During the 1990s and the early 21st century, researchers around the globe have generated a wealth of evidence-based interventions (EBIs) effective in addressing many of the common causes of death among children [6]. However, the literature on how these interventions are implemented in countries including the preparation, adaptation, and sustainment is much less robust [7]. Implementation science, defined as the scientific study of methods that help translate existing evidence into practice, [8] can help decision makers and implementers understand the strategies used, implementation outcomes including fidelity, reach, adoption, acceptability and sustainability, as well as the contextual factors which contributed to or hindered the implementation of the EBIs. Therefore, applying the implementation science methods can expand understanding of what worked in executing EBIs and where change is needed for local improvement, as well as generate knowledge transferrable to other settings with comparable context.

Between 2017 and 2020 we conducted six country case studies as part of the U5M Exemplars project using a mixed methods implementation research (IR) approach to understand how selected countries outperformed their geographic neighbors and economic peers in reducing amenable U5M between 2000-2015 [9]. Bangladesh implemented many health systems-delivered EBIs (Table 2) to reduce amenable U5M, including facility-based integrated management of childhood illnesses (FB-IMCI) and insecticide treated nets (ITNs). IMCI is a holistic approach to child health, recommended by WHO, that focuses on improving case management skills of healthcare providers, improving health systems to provide quality care and improving family and community health practices for health, growth, and development [10]. ITNs are nets treated with insecticides that have proven critical to preventing and controlling malaria [11].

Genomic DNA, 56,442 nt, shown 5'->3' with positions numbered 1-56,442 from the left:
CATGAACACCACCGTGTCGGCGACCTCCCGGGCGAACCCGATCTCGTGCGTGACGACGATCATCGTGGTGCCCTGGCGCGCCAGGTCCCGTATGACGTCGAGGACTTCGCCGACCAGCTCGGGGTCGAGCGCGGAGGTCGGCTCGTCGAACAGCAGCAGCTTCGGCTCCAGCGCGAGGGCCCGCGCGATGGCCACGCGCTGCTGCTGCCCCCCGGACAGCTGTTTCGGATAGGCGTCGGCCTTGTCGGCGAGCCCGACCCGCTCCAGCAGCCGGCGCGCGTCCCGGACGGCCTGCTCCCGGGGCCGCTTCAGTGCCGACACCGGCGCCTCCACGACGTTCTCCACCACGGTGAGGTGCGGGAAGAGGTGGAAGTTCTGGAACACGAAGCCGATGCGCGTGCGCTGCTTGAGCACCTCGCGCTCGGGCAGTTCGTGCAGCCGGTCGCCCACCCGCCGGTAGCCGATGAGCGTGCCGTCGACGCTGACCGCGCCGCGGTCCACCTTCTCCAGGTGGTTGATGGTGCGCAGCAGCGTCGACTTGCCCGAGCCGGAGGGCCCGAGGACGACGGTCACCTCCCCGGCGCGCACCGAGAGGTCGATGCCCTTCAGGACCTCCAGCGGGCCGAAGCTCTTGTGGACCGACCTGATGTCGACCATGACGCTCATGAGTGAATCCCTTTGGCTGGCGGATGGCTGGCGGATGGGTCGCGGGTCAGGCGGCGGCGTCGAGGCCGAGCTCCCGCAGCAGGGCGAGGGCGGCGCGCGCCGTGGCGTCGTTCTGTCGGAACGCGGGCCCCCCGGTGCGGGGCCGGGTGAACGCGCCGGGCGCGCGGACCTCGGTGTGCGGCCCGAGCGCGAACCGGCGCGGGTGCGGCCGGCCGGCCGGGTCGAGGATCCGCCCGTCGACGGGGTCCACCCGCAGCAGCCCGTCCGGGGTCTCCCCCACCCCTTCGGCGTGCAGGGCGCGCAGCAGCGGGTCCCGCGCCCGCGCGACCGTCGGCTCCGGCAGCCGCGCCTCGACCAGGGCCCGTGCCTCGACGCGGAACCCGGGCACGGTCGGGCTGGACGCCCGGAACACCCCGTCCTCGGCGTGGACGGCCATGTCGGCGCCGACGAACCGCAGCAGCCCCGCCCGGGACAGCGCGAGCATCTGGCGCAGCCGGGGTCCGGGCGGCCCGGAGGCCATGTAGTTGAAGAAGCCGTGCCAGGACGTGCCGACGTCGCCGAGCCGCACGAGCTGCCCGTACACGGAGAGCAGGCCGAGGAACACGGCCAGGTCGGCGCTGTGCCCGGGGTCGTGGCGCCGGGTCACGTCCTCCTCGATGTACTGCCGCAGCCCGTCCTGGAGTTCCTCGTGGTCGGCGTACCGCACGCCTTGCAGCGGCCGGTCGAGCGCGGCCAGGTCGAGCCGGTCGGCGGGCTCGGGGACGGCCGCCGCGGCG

Table 2 Infant and Child Under-5 Mortality Evidence-Based Interventions

As KIs noted, the implementation of these EBIs were two examples of Bangladesh’s success with great progress and sustainment observed in their coverage across the country and in their contribution to improved health outcomes during the study period. These also represented one which was a single intervention (ITN) versus one which relied on a functional health system as well as access and acceptability (FB-IMCI). By 2015, FB-IMCI was successfully implemented in 483 of 490 sub-districts (98%) across all 64 districts. Similarly, ITN utilization rate reached 90% among children under 5 and 85% among women in malaria endemic regions (13 of 64 districts of Bangladesh) [12]. This implementation along with indoor residual spraying (IRS) and FB-IMCI which delivered malaria treatment was also associated with a drop in prevalence of malaria between 2008 and 2012 in all age groups, with the highest (77%) drop in children aged 0–4 years [13]. Some of the EBIs did not achieve high rates of coverage and national scale-up, and were therefore not chosen. This paper provides insights into the strategies that Bangladesh used to successfully implement these two EBIs with wide reach across the country and the contextual factors that either facilitated or hindered this progress. While there is some existing implementation research literature on child health interventions in Bangladesh, we found that none detail the implementation process from conception retroactively to explain Bangladesh’s remarkable reduction in U5M between 2000 and 2015. This exploration of the process is designed to provide transferable lessons to help other countries in work to strengthen implementation of EBIs for reducing U5M.


Case study

We used an implementation research mixed-methods case study approach to generate new and actionable insights into the reduction of U5M. We developed a new hybrid implementation science framework (Fig. 1) to inform the design and analysis of the case studies building on three existing models. We used Aarons et al’s Exploration, Preparation, Implementation, and Sustainment (EPIS) framework to understand the implementation process, [14] the Consolidated Framework for Implementation Research (CFIR) to identify contextual factors that facilitated or hindered implementation, [15] and Proctor et al’s implementation outcomes of Feasibility, Fidelity, Acceptability, Reach, and Effectiveness to analyze the implementation outcomes [16]. We used the framework to identify implementation strategies as well as explore the facilitating and challenging contextual factors at the global, national, health systems, and community levels. A detailed description of the methods of the larger case study have been published here [17].

Fig. 1
figure 1

New hybrid implementation science framework

Desk review and primary research